6. Tie in two brown hackle - the hackle barble should be max - 1.5 times the hook gap.
7. Tie in the chenille and move the thread to the front - next to conehead. Wrap chenille forward - creating a nice smooth body. Consistency in the thickness is what you want. Tie off.
8. Palmer both hackles up through - not at the same time though. In succession. Tie both off.
9. Apply cement and you are done. Once you get the hang of it, you can crank these flies out.

Report - July 13, 2003 - Lehigh River - Bowmanstown to Walnutport

Beautiful day! And all kinds of fish smacking our flies. You name it - we caught it - brown, brook, rainbow, smallmouth, rock bass and pickeral. All pretty much on the same fly to - brown bugger. However, the browns actually took an emerger pattern. There were some small olives that began to appear in decent numbers toward the end of our float - along with caddis in all sizes throughout the day. Even saw a couple of trico spinnners on one stretch. More bows than browns. All the bows scrapped nicely and were caught in the deeper runs. Hardly saw another sole in the stretch we fished. No rafters to contend with either since we put in where they take out. Water temp ranged in the mid to high 60s and running a tad over 1,000cfs at the Lehighton gage. On the water shortly after 6am - off at 2pm.

Look for us to start hittin' the 'Hanna!


Blue Wing Olive

Swinging wets along the downstream edge of a gravel bar.


Report - July 8, 2003 - Lehigh River - Bowmanstown to Walnutport

Floated the river from Bowmanstown to Walnutport yesterday with Yen and Bob. It was was a little bit of everything and not a lot of one thing. Started at Bowmanstown around 10am. Water temp pushing 70 degrees and the weather was sunny and HOT!! Through on some wooly buggers and Bob hit some smallies in the first pool and missed a trout. Floated for a while and Yen caught a big panfish and both missed a couple more smallies. Hit the next pool and saw two trout working under the trees, but they were very spooky - didn't even get a cast to them. Continued our drift toward Palmerton when the sky grew dark and the heavens opened up, needless to say we got drenched, but it was actually quite refreshing. The weather finally cleared and gave us a beautiful evening. About a mile before Walnutport, Bob hooked up with a 14" rainbow that rocketed out of the water on the hook set. Yen finally hit a bow shortly after that was about 12". Cruized into Walnutport around 7pm still wet but was still a nice day to be on the river. Water temp 73 degrees at 7:30pm. This might do it for the LR, unless we get a dramatic change in the weather. The smallie rivers have rounded into fantastic form - clean and above average flows.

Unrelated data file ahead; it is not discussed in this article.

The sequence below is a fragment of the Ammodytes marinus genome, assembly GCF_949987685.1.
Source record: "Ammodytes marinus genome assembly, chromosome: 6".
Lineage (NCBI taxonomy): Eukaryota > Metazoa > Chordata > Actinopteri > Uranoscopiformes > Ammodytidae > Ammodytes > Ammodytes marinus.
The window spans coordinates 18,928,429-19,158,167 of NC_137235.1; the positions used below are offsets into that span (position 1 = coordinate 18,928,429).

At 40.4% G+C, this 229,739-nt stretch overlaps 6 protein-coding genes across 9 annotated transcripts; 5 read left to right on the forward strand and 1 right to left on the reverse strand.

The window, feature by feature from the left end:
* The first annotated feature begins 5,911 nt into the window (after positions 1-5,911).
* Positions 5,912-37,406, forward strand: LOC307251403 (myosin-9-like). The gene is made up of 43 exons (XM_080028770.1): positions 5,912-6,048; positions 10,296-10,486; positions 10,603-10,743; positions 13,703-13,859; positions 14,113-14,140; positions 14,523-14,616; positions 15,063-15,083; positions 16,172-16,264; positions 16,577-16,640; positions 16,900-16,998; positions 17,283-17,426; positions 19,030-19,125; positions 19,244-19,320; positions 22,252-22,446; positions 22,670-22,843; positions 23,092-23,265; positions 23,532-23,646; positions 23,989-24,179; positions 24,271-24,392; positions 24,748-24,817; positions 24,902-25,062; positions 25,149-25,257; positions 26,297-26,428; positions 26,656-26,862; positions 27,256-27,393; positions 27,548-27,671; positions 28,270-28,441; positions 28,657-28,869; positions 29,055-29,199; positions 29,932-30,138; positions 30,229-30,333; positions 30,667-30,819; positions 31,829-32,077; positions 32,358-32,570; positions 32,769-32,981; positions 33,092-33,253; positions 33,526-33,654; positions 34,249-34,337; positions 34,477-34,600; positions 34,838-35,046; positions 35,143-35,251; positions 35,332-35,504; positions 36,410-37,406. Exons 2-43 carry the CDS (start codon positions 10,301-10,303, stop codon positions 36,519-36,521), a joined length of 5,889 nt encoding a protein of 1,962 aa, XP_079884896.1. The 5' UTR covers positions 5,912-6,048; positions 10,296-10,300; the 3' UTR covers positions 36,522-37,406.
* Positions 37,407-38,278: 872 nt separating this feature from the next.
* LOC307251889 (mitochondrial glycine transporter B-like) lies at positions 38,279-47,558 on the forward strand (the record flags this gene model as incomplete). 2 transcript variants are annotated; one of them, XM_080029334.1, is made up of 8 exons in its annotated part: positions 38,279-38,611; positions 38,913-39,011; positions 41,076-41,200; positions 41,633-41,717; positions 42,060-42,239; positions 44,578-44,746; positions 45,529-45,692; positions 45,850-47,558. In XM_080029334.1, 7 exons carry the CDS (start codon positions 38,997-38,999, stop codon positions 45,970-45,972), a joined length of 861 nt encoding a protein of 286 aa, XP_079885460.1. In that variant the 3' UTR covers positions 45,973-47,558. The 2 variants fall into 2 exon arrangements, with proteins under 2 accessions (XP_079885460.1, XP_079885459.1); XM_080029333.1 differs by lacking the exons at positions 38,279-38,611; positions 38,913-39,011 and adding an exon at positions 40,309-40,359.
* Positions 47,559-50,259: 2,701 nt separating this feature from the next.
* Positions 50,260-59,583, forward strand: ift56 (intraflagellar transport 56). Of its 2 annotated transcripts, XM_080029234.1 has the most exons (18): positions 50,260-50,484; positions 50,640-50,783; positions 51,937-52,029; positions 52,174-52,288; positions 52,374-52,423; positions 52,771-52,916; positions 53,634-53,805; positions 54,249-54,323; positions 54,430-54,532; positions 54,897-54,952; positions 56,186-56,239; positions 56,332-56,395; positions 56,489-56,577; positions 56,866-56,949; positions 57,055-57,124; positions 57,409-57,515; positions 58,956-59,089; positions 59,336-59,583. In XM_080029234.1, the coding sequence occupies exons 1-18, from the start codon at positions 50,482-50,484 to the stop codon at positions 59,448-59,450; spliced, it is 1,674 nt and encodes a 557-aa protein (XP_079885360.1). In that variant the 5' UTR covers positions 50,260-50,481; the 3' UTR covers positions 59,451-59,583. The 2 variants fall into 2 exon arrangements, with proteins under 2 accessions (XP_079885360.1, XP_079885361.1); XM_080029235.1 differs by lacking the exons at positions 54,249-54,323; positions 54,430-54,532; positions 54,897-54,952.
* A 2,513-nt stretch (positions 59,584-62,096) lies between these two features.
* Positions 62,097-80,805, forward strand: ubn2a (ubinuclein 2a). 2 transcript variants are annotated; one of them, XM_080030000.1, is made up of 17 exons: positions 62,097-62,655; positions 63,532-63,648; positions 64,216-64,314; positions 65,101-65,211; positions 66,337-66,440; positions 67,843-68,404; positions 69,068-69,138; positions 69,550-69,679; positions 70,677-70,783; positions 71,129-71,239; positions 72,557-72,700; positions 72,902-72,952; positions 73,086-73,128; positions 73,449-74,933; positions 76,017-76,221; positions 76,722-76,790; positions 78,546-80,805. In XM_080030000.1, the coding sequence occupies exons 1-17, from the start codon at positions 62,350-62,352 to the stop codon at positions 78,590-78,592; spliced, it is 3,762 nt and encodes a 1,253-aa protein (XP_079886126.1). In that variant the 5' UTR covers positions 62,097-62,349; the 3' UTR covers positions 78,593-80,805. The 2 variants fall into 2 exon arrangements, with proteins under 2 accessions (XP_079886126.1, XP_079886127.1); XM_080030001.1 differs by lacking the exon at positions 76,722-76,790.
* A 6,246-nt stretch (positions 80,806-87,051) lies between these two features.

Nice one!

Kittatinny Ridge


July 4, 2003 - Lehigh River - Bowmanstown to Walnutport

The Lehigh River is running about 1,200cfs - perfect flow for floating. Enjoyed a beautiful day on the water with quite a few fish coming to net. Upwards to 15 trout (up to 16") and just as many smallies hit our buggers all day long - some to about 13" or so. With the lack of insects we threw streamers the entire time. Anchoring up in the riffs and hiting the banks while we floated were the ticket. The bugs we did see where caddis, some size 18 olives, stoneflies and a few cahills - no Isos. Below are just a few of the fish picked up throughout the day. More browns than bows. Look for this water to continue to warm with the summer weather mode we have moved into. Probably only a couple of more weeks of water temps that will permit trout fishing, however the LR can hold the fish due to the extremely high oxygen levels. Oh yeah, not one other fisherman seen during our float and just a couple of rafters/kayakers - and all this just a short drive from Philly.

Also, look for the Susquehanna to begin rounding into fine summertime fishing shape. Pound for pound smallies put a bend in your rod as much as any freshwater game fish. A 6wt and a handful of clousers, buggers and poppers is all you need. Great for beginners.


Update - July 3, 2003

As years go, we are having a banner year for water here in PA. You can safely say every steam is above normal. And the kicker is they are running clear and cold (as of writing) - all this, heading into the biggest holiday weekend of the summer. When was the last time this happened - and to this degree? pun intended.;^) We've got a couple of Lehigh River trips planned for the weekend…looking forward it - certainly has been a while. We really hope to see some of these guys struggling to the top. The nice thing about Isos is they sporatically come off thoughout the day. Due to this, trout are apt to eat them, even if there are not big numbers around.

Did stop by Valley and took the temp last week - not much of anything happening. Running 59 and a feeder was running 56 - gage showed 1.5 times above normal flow and running clear at my sample spot. Check this site out for info a PA stream flows. Feel free to shoot us an e if you ever have any questions interpreting the numbers.

Interesting note about the LR - currently the temp is about the same when it dumps into the Delaware, as when it leaves FE Walter. This shows the amount of cold water/feeder stream influence the LR has, once below FEW - a pretty good distance of 70 miles or so. You gotta wonder what it would be like with a cold-water release program?

Happy 4th! FFPA wishes you safe travels.